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after 20 years getting ready to switch to a MAC

I am finally getting ready to make that switch to a Mac and need a few last questions answered if anyone knows the answers out there, thanks in advance for everyone's help.
- Will all my USB printers/scanner/external HD/PDA make the switch fairly easy? Will it be difficult to find drivers and softwares to run them on the MAC?
- Will all my current graphics/pictures/data files convert fairly easy from my external HD? examples of files are avi, mpeg, jpeg, doc, xls, etc.
- Use my PC for picture and video management, light office work, internet browsing and email. Looking at getting a 2.16intel core 2 duo 24 inch MAC. Anyone have any comments on upgrading to a 2.33? 3 GB memory versus 1 or 2? 250 versus 500 GB HD? graphics card with 128MB versus 256 MB? Also does anyone recommend buying MAC from any particular store for a better package? I am in the military and qualify for a government discount from Apple but they do not mail to APO for some reason.
- Any other issues I should consider before making the plunge? Thanks again for all your help out there any Happy New Year from overseas!

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Making the switch

In reply to: after 20 years getting ready to switch to a MAC

I just made the switch after running Windows since the 3.0 version.

I just bought the machine you are considering...2.16 intel core 2 duo 24 inch MAC with 1 GB Ram and the 128 NVIDIA graphic card. I love it!!!

The first thing I did was to partition the HD using a program called bootcamp (free download from the Apple web site) and installed XP on one partition. You will need the full install disk with SP2. These are available now at very steep discounts. I can now boot to either system, however, after a month I am using the OS 10X almost exclusively.

If you bootcamp your HD you will be able access your Windows C drive and open any file that is Mac compatible (jpeg, txt, mpeg, etc.,) while in OS 10.X. This saves a lot of time backing up and copying files.

I see no need to upgrade the video card and HD unless you are a hard core gamer, or really need a 500 GB drive.

The only problem I have had is finding a print driver for my Lexmark 1200 series printer/scanner. Until I work this out I just boot to XP and print from there.

As far as I can tell the price is the same at all retailers. As for software that does not come installed drop me a line. You will also find a lot of freeware and shareware at the Apple site, like Open Office, which is the equivalent of Windows "Word".

The only thing I don't like is the way windows are resized in OS 10X, but I am getting used to this.

Think no one.

Message was edited by: admin to remove email address

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Email addresses

In reply to: Making the switch

it is never a good idea to include your email address in an open forum such as this.

For that reason, CNET provides a secure method of allowing the use of your email address.

Just edit your profile to include your email address and switch on the "all posters to conact me" (words to that effect).

Your email address is then safe from the mailbots trolling forums.


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Parallels does wonders

In reply to: Making the switch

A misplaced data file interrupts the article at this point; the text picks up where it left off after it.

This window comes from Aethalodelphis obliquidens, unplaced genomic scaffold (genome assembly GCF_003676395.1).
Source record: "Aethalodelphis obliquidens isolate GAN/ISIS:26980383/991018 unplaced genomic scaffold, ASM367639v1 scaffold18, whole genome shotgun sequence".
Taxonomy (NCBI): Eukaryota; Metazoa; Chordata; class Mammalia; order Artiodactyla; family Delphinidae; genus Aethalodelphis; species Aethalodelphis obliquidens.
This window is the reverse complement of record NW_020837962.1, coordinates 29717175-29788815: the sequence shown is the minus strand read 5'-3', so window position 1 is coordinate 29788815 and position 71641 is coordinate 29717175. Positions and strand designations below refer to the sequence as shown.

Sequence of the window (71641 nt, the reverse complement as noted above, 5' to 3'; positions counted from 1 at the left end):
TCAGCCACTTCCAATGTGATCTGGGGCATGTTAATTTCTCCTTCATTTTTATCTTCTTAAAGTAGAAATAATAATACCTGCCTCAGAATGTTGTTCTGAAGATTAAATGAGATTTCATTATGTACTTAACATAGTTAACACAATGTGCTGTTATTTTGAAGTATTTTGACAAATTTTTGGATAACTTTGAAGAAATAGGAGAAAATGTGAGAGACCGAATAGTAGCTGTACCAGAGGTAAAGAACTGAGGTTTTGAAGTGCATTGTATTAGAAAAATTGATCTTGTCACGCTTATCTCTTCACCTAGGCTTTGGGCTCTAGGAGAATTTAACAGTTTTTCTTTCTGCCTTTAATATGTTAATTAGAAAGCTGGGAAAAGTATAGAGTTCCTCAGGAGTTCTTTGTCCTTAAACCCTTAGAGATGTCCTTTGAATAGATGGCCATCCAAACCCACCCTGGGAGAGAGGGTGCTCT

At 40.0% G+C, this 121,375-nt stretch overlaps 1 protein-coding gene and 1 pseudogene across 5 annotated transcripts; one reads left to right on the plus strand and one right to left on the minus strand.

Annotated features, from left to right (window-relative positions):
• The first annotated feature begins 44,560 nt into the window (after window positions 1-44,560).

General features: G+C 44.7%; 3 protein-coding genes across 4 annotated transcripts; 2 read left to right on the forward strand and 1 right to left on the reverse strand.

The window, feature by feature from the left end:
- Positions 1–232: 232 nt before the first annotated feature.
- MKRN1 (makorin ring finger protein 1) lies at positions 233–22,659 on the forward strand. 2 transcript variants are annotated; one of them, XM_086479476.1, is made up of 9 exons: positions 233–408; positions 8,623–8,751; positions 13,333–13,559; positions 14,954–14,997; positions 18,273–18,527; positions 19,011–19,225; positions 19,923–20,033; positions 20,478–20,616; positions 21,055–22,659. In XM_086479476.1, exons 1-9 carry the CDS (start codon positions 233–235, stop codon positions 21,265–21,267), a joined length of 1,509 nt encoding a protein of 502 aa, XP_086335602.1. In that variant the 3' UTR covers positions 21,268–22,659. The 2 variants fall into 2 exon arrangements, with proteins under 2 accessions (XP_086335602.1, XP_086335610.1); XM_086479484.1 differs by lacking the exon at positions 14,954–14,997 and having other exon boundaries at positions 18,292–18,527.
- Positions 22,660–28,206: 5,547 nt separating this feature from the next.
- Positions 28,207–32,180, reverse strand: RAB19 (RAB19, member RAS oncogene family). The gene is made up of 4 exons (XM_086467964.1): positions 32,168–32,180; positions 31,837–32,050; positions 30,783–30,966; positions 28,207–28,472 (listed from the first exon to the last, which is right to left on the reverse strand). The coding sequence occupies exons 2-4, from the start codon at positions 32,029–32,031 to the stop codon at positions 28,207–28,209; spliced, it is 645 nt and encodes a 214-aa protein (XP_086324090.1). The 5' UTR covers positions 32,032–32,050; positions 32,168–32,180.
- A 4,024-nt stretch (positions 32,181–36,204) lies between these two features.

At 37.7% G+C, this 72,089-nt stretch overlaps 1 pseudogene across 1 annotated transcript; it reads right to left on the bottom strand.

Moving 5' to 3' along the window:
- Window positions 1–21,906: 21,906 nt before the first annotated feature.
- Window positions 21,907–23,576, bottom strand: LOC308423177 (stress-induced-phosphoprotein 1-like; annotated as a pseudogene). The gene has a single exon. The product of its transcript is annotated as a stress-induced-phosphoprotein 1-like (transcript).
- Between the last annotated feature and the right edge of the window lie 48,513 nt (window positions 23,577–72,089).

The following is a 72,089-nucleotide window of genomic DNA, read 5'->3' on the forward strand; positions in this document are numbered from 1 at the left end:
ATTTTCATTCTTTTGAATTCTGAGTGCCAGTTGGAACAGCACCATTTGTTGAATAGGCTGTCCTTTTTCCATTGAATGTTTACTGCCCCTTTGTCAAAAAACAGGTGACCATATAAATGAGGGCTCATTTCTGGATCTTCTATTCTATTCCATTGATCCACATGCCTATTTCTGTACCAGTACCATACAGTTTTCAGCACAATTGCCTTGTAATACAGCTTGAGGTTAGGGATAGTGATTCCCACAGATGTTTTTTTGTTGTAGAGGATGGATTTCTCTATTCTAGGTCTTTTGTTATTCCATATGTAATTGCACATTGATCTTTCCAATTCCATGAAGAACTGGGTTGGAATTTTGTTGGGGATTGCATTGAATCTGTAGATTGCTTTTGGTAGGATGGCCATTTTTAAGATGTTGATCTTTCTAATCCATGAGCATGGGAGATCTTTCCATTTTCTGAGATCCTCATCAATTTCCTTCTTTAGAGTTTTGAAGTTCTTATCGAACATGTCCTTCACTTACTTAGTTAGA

If you really want to be able to run Windows programs on your new Mac you can install Bootcamp to partition your drive and install windows. However any time you want to run Windows you must reboot, which is annoying if it's something quick and small you need to do in Windows. The upcoming release of Parallels will let you run Windows from your Bootcamp installation (previously you had to do an independent installation).

As far as drivers go, check with the websites for each company. Most drivers are already installed on the computer, so things are truely plug-and-play. If you have an old printer and aren't sure about drivers, I would recommend just buying a simple new one since a new printer costs as much as 2 sets of print cartridges.

For your XP install if you look around you should be able to find versions that come with a free upgrade to Vista. If you plan to do upgrade to Vista I would recommend going for the bigger video card and 2GB of ram over the larger hard drive. If you plan to do video/lots of photo editing I would recommend the above upgrades plus a larger internal hard drive.

The documents on your computer should all be recognized on your new mac, but if you have an external hard drive with data that you want to copy over check if it is NTFS formated. The Mac can read NTFS formated drives, but cannot write to them; therefore you should reformat any external backup drives after copying the data to your new mac.

Enjoy your new computer.

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PC VM, Full Size Windows

In reply to: Making the switch

There is a way to make virtual pc open it's window into a full screen in macos X. I don't recall offhand, but I've gotta take my powermac G5 into the shop tomorrow and will ask.


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The answer is Yes

In reply to: PC VM, Full Size Windows

If you look at the manual you will see the relevant key combination to achieve that


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Prices at various retaulers

In reply to: Making the switch

freighterman_1999 says, "As far as I can tell the price is the same at all retailers." I may be way off-base, but in my explorations of recent days to find out more about getting a new Mac, OS X and so on, I have found variations in the price of both hardware and software--some of them pretty considerable. Some online places such as PC Warehouse and others seem to have better prices; some of the better-known places, both online and in stores, seem to do worse. I was at the B&H store in Manhattan (New York City, for those of you not from there), yesterday, though, and their prices seemed good. I think that J&R has reasonable prices, too, and those are only a couple that I've looked into. Many stores are online, too, making things easier for those who don't live wherever the store is located.